This story begins the collection. I think “apostrophe” is the Greek name for this address to someone, the “you” of Painter’s piece. I love the way the narrator’s analysis of the handwriting reveals the narrator, and this certain listing of insights into letters ends with a hypothetical: “If I am still affected by your hand, I’ll come.” The narrator reminds us twice of the passage of time—“even after all these years” & “in spite of the way we parted years ago”—and thus her recognition of the handwriting belies that ending conditional statement, for yes, she’s affected in many ways. It is oddly still there.
What particularly interests me as both a reader of lots of published and unpublished flash and a writer of the form is how Painter takes something I’ve seen before in different forms in very short fiction (a note in the mail/email) and gives it a freshness and originality that makes it glisten. Each story has that sense to me, of coming across something the tiniest bit familiar made new, like the red wheelbarrow of William Carlos Williams, glazed with rain water, beside the white chickens….
If a flash writer can get me weepy over a cheating boyfriend’s cross-country trip with an Italian ham, well, that I’d say is quite an accomplishment. “Then I let it all drop,” the narrator tells us, “and offer up the ham in both hands, cradling it as if it might have been our child.” Painter’s ability to imbue objects with emotional meaning works its wonder as the narrator heads west with the ham that, somewhere in Indiana, gets strapped into a seat belt. At the end, with the ham caught in the undertow of that far-off ocean, it’s more than the ham that’s gone missing. Not only do I intellectually grasp the significance of the missing ham, but I feel it, too. It has something to do with Painter’s connection of the ham to an infant and something to do with the narrator who stops to sing a duet of “White Christmas” with Bing Crosby though he knows it will mean nothing to Gilda.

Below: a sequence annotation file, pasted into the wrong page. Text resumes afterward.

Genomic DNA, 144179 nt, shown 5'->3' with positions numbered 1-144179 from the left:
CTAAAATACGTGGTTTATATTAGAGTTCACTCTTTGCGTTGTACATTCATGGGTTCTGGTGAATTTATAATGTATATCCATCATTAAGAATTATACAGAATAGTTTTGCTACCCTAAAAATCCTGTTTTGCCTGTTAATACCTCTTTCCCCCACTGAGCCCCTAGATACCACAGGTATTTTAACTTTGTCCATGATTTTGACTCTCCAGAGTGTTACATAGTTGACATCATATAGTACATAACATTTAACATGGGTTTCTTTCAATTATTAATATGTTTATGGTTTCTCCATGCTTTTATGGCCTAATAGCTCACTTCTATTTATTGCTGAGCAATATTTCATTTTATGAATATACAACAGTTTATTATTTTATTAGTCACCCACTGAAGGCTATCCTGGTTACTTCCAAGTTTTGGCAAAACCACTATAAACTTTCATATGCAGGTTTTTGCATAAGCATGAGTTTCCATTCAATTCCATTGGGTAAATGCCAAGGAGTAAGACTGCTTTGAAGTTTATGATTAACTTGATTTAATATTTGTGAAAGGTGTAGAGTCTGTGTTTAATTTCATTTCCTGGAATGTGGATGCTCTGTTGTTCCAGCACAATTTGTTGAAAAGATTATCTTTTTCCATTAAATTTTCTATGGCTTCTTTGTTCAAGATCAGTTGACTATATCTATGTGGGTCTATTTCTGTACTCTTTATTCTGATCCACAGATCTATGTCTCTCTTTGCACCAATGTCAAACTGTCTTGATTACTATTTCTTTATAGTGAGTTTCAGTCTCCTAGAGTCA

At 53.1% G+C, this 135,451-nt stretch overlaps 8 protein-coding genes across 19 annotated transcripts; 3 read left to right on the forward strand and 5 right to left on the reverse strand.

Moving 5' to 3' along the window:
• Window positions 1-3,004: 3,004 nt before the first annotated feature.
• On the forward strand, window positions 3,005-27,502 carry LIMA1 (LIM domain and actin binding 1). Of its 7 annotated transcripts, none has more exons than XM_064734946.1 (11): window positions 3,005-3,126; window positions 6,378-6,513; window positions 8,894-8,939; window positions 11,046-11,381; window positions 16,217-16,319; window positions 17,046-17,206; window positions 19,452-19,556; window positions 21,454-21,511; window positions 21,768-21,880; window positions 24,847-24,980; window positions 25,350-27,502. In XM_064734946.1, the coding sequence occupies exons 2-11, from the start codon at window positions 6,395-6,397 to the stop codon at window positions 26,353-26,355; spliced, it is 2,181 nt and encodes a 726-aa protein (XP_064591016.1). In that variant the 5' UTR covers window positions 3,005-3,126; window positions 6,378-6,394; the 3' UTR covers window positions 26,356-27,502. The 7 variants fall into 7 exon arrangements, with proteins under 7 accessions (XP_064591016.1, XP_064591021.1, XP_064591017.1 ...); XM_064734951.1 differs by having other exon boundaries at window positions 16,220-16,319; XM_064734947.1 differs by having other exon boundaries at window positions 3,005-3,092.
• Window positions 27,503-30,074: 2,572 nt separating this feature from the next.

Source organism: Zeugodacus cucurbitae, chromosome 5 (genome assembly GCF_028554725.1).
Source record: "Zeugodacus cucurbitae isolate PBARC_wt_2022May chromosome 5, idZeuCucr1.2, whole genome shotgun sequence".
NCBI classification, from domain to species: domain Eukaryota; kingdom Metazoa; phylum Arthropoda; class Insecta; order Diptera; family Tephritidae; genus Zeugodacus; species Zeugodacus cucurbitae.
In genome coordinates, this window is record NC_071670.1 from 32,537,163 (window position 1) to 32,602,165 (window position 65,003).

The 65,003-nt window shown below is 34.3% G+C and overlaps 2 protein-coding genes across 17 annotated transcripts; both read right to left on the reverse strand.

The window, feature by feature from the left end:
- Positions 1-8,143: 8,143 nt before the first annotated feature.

I also particularly like this listing of things—those CDs, weights, a vintage Polaroid—that later become “The Ham under the silver arch of St. Louis; the Ham at the Grand Canyon; the Ham in Las Vegas.” The CD explains the Bing Crosby song and the vintage Polaroid explains the pictures, but what of those weights? It makes me think this story that offers a ham up in both hands, straps it into a car and then washes it out to sea is something about those weights, our own perhaps, set against an undertow that would have us gone missing too.
I learned to write flash fiction from Pamela Painter’s own fiction & her (with Anne Bernays) handbook What If? Writing Exercises for Fiction Writers, and I continue to see her influence in my own work, especially in that desire continually to surprise the reader word after word, sentence after sentence, scene after scene, story after story. Painter rarely (if ever) relies on gimmicks for the surprise or twist, but instead reveals humanity in expected places and continually presses us close, as Ron Carlson says, to the “emotional thrum of…fiction’s beating heart.”
For further reading, check out FlashFiction.Net’s suggested readings of flash fiction and prose poetry collections, anthologies, and craft books, by clicking here.